What keeps Brad Pitt awake at night?

The ‘Tree of Life’ star talks about being a dad, and playing one for the mysterious Malick

What keeps Brad Pitt awake at night?

The most complex role of his career: ‘This is a man who feels he can’t get ahead and everyone is doing better than him,’ says Pitt

What keeps Brad Pitt awake at night?
The most complex role of his career: ‘This is a man who feels he can’t get ahead and everyone is doing better than him,' says Pitt

In a recent tweet, Steve Martin announced that he was “starting a massive new media campaign to promote the idea that I am ‘famously shy.’ ” Was Martin making a Terrence Malick joke? Hard to say. But that oxymoronic phrase “famously shy” has been attached to Malick’s name a lot lately, ever since the legendary American director shunned the red carpet in Cannes, snuck into his own premiere unnoticed, and didn’t show up to accept the Palme d’Or for The Tree of Life. The movie’s famously famous star, Brad Pitt, along with almost-famous co-star Jessica Chastain, were left to defend and explain their Oz-like wizard to the press, protecting the 67-year-old director as if he were an ultra-sensitive, strangely gifted child. “He’s one of the most humble men you’ll ever come across,” said Pitt, holding court for a group of journalists in a penthouse suite of the Carlton Hotel in Cannes. “He’s a very special man, very sweet—until you get a ball or bat in his hand, and then he’s very competitive.”

Although he’s made just four other movies in four decades (Badlands, Days of Heaven, The Thin Red Line, The New World), Malick has carved out a singular mystique as the epic poet of American cinema. His films have always doted on nature, with an eye for transcendental wonder. But The Tree of Life goes further. Set mostly in a ’50s Texas suburb, it’s a nostalgic reverie about three boys being raised by a strict father (Pitt) and an angelic mother (Chastain). But its narrative is submerged by wave upon wave of rapturous images. With just traces of dialogue, it unfolds almost entirely as montage.

The film is like a marathon trailer for itself—a symphony of images set to inspirational music and prayerlike voice-over. Midway through, Malick pauses to enact the creation of the universe with a spectacle that plays like a beatific antidote to the cosmic chill of Stanley Kubrick’s 2001: A Space Odyssey. Malick is the anti-Kubrick. Instead of playing God, he fishes for divinity in glimmers of sunlight, wind and emotion, building a grand canvas from tiny, random moments.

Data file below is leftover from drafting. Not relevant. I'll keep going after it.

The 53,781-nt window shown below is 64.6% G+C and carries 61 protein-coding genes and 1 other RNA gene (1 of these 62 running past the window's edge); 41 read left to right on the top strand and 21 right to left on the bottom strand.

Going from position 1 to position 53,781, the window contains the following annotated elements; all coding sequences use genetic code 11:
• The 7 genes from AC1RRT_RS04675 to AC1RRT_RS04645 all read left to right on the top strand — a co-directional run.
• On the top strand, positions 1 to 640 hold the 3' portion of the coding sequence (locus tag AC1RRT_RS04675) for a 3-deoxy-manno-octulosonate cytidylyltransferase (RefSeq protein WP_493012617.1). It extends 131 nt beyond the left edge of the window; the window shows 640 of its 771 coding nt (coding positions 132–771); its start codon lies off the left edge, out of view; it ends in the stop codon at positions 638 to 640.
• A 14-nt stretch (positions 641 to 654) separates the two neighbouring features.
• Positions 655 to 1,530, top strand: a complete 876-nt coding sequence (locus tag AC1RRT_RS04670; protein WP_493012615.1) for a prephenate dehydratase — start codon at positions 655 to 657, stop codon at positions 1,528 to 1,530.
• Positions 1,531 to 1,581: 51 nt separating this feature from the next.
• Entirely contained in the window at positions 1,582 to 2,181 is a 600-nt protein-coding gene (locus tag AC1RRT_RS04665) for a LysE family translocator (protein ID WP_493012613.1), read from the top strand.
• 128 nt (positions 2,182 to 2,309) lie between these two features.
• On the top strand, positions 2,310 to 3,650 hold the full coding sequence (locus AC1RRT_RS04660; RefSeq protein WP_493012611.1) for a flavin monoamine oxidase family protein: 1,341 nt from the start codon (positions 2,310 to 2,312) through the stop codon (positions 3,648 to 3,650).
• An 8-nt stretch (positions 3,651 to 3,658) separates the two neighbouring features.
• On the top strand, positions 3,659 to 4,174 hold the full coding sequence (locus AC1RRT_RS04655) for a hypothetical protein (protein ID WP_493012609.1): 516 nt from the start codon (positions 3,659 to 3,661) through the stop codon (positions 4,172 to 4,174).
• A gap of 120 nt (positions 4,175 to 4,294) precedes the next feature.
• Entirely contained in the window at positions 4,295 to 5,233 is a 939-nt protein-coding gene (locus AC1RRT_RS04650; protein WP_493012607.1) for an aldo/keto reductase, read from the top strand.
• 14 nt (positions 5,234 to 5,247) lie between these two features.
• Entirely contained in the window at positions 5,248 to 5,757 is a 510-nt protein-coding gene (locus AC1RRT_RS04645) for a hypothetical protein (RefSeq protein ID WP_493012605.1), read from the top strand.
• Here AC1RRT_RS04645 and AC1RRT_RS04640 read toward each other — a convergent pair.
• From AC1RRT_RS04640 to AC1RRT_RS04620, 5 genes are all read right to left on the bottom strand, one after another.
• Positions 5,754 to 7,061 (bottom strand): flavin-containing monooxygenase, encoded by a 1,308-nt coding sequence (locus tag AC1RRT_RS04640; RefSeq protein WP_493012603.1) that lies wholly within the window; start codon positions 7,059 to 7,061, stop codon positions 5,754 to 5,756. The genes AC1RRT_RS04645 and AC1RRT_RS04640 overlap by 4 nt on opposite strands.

If ever a film cried out for a word from its maker, this is it. But in Cannes we had to rely on Pitt the apostle to explain the meaning of Malick: “He has this focus on the bigger questions, this very strong relationship with God, his idea of God,” said the actor, who was more helpful in detailing Malick’s method of capturing happy accidents on the set. “There are no lights. There’s one guy with a camera. We’re free to go anywhere we want. The kids aren’t allowed to read the script. They have a closet for their clothes and decide what they want to wear that day.” When it’s suggested that Malick is a perfectionist, Pitt says, “Actually it’s the opposite. He’s an imperfectionist. He’ll push a cameraman before a take, or throw a dog into the front seat when we’re driving. He’d call it torpedoing a scene.”

“There’s no ego with him,” said Chastain in a separate interview, comparing Malick’s troupe to “an ensemble that breathes together, a ballet company where there is no soloist.There was so much joy. ‘Oh, we’re watercolouring today! We’re playing in the sprinkler!’ ” As a “perfect and compassionate and forgiving” mother, Chastain’s job was to embody grace. At one point, she had to deliver a monologue about grief, and after many takes, Malick asked her to try it without words. “That was a little scary,” she says. “Then I tried it, and it was so freeing.” She ended up performing most of her scenes in silence, but later voiced most of the film’s ethereal narration.

Pitt gets to be more vocal as a father losing his grip on the American dream—easily the most complex role of his career. “This is a man who feels he can’t get ahead and everyone is doing better than him,” says Pitt. That sounds like a stretch. But Pitt insists his life is more ordinary than you’d think: “We make breakfast like everyone else and it’s chaos and pancake batter splattered all over the place, and bath time at night. Ultimately, I’m a dad. I have the concerns a dad has. Is everyone safe? Am I spending enough time with them? These are the things that keep me awake.” What about his director? Who knows? The Malick mystique remains safe.